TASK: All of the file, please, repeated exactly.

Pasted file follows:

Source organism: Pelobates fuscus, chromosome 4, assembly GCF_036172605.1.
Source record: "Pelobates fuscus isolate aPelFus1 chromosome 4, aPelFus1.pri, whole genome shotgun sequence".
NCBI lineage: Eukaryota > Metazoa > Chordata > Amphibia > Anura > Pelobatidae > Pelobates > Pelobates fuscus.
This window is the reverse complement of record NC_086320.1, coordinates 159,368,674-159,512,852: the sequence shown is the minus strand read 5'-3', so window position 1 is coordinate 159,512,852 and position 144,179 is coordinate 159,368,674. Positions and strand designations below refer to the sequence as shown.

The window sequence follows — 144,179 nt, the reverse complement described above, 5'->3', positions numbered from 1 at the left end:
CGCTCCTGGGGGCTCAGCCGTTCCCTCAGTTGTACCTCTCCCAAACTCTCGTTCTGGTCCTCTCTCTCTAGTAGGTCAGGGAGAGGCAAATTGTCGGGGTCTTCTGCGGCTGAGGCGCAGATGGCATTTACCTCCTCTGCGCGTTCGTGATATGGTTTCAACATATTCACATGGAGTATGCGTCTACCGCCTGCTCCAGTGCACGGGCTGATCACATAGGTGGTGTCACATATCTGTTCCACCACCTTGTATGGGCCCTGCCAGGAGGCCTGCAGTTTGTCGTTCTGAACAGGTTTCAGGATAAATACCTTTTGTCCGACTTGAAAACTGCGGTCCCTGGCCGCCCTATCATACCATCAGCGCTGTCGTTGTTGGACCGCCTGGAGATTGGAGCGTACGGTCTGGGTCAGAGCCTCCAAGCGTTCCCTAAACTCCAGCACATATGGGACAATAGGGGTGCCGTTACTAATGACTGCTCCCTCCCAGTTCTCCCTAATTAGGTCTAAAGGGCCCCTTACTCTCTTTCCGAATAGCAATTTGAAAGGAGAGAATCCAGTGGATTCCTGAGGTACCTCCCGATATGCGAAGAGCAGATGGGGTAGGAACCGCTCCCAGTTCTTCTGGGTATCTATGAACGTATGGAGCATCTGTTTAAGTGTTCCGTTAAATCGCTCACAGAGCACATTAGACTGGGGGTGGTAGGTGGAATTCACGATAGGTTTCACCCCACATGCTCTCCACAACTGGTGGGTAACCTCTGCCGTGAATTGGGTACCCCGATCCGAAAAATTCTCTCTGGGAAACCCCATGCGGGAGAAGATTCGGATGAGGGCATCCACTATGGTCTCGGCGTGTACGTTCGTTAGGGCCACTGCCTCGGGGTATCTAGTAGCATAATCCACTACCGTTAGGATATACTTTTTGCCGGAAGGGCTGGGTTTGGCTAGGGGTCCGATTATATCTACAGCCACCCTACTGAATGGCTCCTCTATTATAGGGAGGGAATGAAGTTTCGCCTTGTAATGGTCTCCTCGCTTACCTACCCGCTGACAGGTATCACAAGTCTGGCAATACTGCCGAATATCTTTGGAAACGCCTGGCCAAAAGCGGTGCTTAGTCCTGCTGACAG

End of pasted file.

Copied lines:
Source organism: Pelobates fuscus, chromosome 4, assembly GCF_036172605.1.
Source record: "Pelobates fuscus isolate aPelFus1 chromosome 4, aPelFus1.pri, whole genome shotgun sequence".
NCBI lineage: Eukaryota > Metazoa > Chordata > Amphibia > Anura > Pelobatidae > Pelobates > Pelobates fuscus.
This window is the reverse complement of record NC_086320.1, coordinates 159,368,674-159,512,852: the sequence shown is the minus strand read 5'-3', so window position 1 is coordinate 159,512,852 and position 144,179 is coordinate 159,368,674. Positions and strand designations below refer to the sequence as shown.

The window sequence follows — 144,179 nt, the reverse complement described above, 5'->3', positions numbered from 1 at the left end:
CGCTCCTGGGGGCTCAGCCGTTCCCTCAGTTGTACCTCTCCCAAACTCTCGTTCTGGTCCTCTCTCTCTAGTAGGTCAGGGAGAGGCAAATTGTCGGGGTCTTCTGCGGCTGAGGCGCAGATGGCATTTACCTCCTCTGCGCGTTCGTGATATGGTTTCAACATATTCACATGGAGTATGCGTCTACCGCCTGCTCCAGTGCACGGGCTGATCACATAGGTGGTGTCACATATCTGTTCCACCACCTTGTATGGGCCCTGCCAGGAGGCCTGCAGTTTGTCGTTCTGAACAGGTTTCAGGATAAATACCTTTTGTCCGACTTGAAAACTGCGGTCCCTGGCCGCCCTATCATACCATCAGCGCTGTCGTTGTTGGACCGCCTGGAGATTGGAGCGTACGGTCTGGGTCAGAGCCTCCAAGCGTTCCCTAAACTCCAGCACATATGGGACAATAGGGGTGCCGTTACTAATGACTGCTCCCTCCCAGTTCTCCCTAATTAGGTCTAAAGGGCCCCTTACTCTCTTTCCGAATAGCAATTTGAAAGGAGAGAATCCAGTGGATTCCTGAGGTACCTCCCGATATGCGAAGAGCAGATGGGGTAGGAACCGCTCCCAGTTCTTCTGGGTATCTATGAACGTATGGAGCATCTGTTTAAGTGTTCCGTTAAATCGCTCACAGAGCACATTAGACTGGGGGTGGTAGGTGGAATTCACGATAGGTTTCACCCCACATGCTCTCCACAACTGGTGGGTAACCTCTGCCGTGAATTGGGTACCCCGATCCGAAAAATTCTCTCTGGGAAACCCCATGCGGGAGAAGATTCGGATGAGGGCATCCACTATGGTCTCGGCGTGTACGTTCGTTAGGGCCACTGCCTCGGGGTATCTAGTAGCATAATCCACTACCGTTAGGATATACTTTTTGCCGGAAGGGCTGGGTTTGGCTAGGGGTCCGATTATATCTACAGCCACCCTACTGAATGGCTCCTCTATTATAGGGAGGGAATGAAGTTTCGCCTTGTAATGGTCTCCTCGCTTACCTACCCGCTGACAGGTATCACAAGTCTGGCAATACTGCCGAATATCTTTGGAAACGCCTGGCCAAAAGCGGTGCTTAGTCCTGCTGACAG